|January 1997 update: What happened to these predictions?|
Welcome to 1996. What will be the key to web-site survival this year? My bet is the establishment of relationships between the site and its users.
Let's start by looking at the dominating styles for websites for the last few years:
- 1993 : Just having a server on the Web was enough to show that you were a pioneer! I remember faithfully going to "What's New With NCSA Mosaic" every day to see who were putting stuff up on the Web: the pages may have sucked like a vacuum but they came to us from the other side of the world which caused a major novelty effect.
- 1994 : The main thing in 1994 was to show users how much information you had. This was the year of home pages that were no more than glorified hotlists with long bulleted lists of links. At this relatively early stage of the Web, people were still easily impressed by anybody who had real, useful content.
- 1995 : Focused value-added information became key as users suffered under ever-increasing information overload. The preferred style for home page design in 1995 was to provide a clear sense of priority for the user and to showcase a small set of high-quality information, recognizing that users normally cover no more than about five pages when they visit a site. The design of Sun's home page was done according to this principle. Less is more definitely became a key design strategy.
Now, in 1996, I think that web-surfing is dead . Sure, users may check out a few new sites every now and then, just as they may buy a new magazine from the newsstand when they are stranded in O'Hare. But to continue the magazine analogy, most users will probably spend the majority of their time with a small number of websites that meet their requirements with respect to quality and content. Hotlists can only grow so big (especially with the lousy user interfaces for bookmark management in current webbrowsers), so only a few websites will be graced with substantial numbers of repeat visitors.
Not only will users have a relationship with a small number of key websites, the websites will also have to start treating their users as individuals rather than as a nestful of hungry GET-requests all of whose mouths get stuffed with bits of the same juicy worm.
The relationship between a website and a user can be enhanced, for example, by allowing the user to indicate an interest in a specific information object and then inform that user when the object changes or has been significantly updated (you don't want to bother users every time you fix a typo). We have done this at Sun for some time with our bug fixes. Subscribing customers who are particularly bothered by a certain bug can mark the SunSolve page for that specific problem and get notified when a patch is available.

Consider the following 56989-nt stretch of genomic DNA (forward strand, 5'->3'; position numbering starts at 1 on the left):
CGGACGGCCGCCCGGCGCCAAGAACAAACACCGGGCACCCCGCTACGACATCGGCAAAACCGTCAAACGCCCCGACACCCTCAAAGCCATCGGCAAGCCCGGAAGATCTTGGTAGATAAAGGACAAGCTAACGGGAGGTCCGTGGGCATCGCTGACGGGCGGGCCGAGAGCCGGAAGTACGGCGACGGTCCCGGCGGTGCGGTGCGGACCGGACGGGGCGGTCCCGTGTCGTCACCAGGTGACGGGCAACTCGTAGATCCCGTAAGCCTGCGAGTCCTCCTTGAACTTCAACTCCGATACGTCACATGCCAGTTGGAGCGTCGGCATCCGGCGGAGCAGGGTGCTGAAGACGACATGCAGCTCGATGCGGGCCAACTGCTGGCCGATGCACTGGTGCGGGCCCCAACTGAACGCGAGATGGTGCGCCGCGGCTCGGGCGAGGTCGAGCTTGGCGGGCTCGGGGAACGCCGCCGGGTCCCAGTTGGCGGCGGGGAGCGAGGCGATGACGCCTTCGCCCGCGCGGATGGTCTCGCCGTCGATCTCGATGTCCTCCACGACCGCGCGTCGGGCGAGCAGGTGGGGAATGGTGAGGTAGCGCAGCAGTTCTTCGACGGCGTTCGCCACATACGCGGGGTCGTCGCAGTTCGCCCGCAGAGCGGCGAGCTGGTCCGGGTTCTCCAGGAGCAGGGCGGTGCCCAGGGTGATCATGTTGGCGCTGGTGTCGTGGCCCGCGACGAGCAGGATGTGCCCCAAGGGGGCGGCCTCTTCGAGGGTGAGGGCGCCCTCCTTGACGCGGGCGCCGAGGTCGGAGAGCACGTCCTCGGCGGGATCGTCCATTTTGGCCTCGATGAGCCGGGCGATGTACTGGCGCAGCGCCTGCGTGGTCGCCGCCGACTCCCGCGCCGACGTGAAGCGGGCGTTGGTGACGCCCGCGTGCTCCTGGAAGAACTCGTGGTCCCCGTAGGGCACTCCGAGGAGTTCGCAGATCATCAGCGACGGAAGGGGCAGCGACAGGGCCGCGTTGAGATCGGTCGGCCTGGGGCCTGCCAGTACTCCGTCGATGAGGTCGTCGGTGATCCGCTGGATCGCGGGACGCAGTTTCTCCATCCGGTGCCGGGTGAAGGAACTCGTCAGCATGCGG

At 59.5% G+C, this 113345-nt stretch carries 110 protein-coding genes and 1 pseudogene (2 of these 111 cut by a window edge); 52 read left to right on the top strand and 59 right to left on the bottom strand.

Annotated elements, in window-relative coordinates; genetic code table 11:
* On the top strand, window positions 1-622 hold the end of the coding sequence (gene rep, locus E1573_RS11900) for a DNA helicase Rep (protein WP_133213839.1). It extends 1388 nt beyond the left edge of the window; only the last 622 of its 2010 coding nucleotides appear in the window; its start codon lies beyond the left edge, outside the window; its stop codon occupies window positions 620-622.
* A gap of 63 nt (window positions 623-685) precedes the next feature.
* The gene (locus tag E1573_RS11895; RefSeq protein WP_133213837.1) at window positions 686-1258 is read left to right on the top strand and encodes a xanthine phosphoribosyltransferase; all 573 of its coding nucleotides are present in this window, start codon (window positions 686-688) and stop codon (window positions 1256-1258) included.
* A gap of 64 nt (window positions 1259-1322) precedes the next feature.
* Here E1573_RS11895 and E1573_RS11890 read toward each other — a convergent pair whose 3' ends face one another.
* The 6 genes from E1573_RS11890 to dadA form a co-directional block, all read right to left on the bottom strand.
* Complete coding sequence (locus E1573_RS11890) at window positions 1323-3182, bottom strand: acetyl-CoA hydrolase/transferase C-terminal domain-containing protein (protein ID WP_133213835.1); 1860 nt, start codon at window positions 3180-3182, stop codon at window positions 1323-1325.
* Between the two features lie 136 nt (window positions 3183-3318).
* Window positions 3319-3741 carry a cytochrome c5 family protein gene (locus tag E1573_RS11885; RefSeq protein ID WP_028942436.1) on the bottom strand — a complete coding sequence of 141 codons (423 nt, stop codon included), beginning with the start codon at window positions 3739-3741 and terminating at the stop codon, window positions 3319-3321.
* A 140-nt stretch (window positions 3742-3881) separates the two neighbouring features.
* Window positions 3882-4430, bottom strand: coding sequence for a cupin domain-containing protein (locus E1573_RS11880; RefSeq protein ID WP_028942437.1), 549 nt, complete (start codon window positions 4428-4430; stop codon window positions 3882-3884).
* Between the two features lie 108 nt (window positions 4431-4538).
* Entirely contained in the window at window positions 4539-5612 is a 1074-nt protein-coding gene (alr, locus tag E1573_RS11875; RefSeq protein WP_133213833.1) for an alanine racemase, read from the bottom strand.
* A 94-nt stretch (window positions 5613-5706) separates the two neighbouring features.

Much as I hate praising HotWired 's user interface, they do deserve credit for their customized What's New page. Not only does HotWired keep track of when each user last visited so that new stories can be highlighted, they also allow users to customize the What's New page to list only stories within those sections of the site that interest them. An excellent way to cut through information overload and focus (and thus capture) a user's attention.
An even more interesting way of supporting user relationships is the personalized view of Ziff-Davis' ZD Net . Users can store an interest profile on the server so that subsequent visits will produce a list of new stories that match their interests. Of course, simplistic information filtering based on keyword matching will never do a perfect job, but they do seem to direct my attention to stories that mostly interest me, so the feature has succeeded in enhancing the relationship between me and Ziff. Future personalized view servers can be expected to use advanced information filtering methods like relevance feedback and various synonym matching ideas and may also allow users to help each other find relevant information.
A final example of relationship-building is the notification service for new books run by the Amazon Bookstore which can be used, for example, if you want to be told when my next book comes out. Getting customers before the products are even available is a great way to use the web to benefit both vendor and user.